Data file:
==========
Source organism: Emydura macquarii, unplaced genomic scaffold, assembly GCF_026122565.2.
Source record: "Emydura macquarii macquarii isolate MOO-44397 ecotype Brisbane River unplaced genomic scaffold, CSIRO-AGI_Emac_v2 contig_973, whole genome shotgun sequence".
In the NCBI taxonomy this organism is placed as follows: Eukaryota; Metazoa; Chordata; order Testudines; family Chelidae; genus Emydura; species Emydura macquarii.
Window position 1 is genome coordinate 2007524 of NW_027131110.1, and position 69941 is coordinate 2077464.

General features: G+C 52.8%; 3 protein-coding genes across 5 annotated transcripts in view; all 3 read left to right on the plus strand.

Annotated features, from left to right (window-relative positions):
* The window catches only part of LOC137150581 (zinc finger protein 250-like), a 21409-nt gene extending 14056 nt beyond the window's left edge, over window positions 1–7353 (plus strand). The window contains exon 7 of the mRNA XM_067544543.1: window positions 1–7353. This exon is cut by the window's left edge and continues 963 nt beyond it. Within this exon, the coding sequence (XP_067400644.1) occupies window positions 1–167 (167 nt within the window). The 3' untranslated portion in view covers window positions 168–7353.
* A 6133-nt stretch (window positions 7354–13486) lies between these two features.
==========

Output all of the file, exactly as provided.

Source organism: Emydura macquarii, unplaced genomic scaffold, assembly GCF_026122565.2.
Source record: "Emydura macquarii macquarii isolate MOO-44397 ecotype Brisbane River unplaced genomic scaffold, CSIRO-AGI_Emac_v2 contig_973, whole genome shotgun sequence".
In the NCBI taxonomy this organism is placed as follows: Eukaryota; Metazoa; Chordata; order Testudines; family Chelidae; genus Emydura; species Emydura macquarii.
Window position 1 is genome coordinate 2007524 of NW_027131110.1, and position 69941 is coordinate 2077464.

General features: G+C 52.8%; 3 protein-coding genes across 5 annotated transcripts in view; all 3 read left to right on the plus strand.

Annotated features, from left to right (window-relative positions):
* The window catches only part of LOC137150581 (zinc finger protein 250-like), a 21409-nt gene extending 14056 nt beyond the window's left edge, over window positions 1–7353 (plus strand). The window contains exon 7 of the mRNA XM_067544543.1: window positions 1–7353. This exon is cut by the window's left edge and continues 963 nt beyond it. Within this exon, the coding sequence (XP_067400644.1) occupies window positions 1–167 (167 nt within the window). The 3' untranslated portion in view covers window positions 168–7353.
* A 6133-nt stretch (window positions 7354–13486) lies between these two features.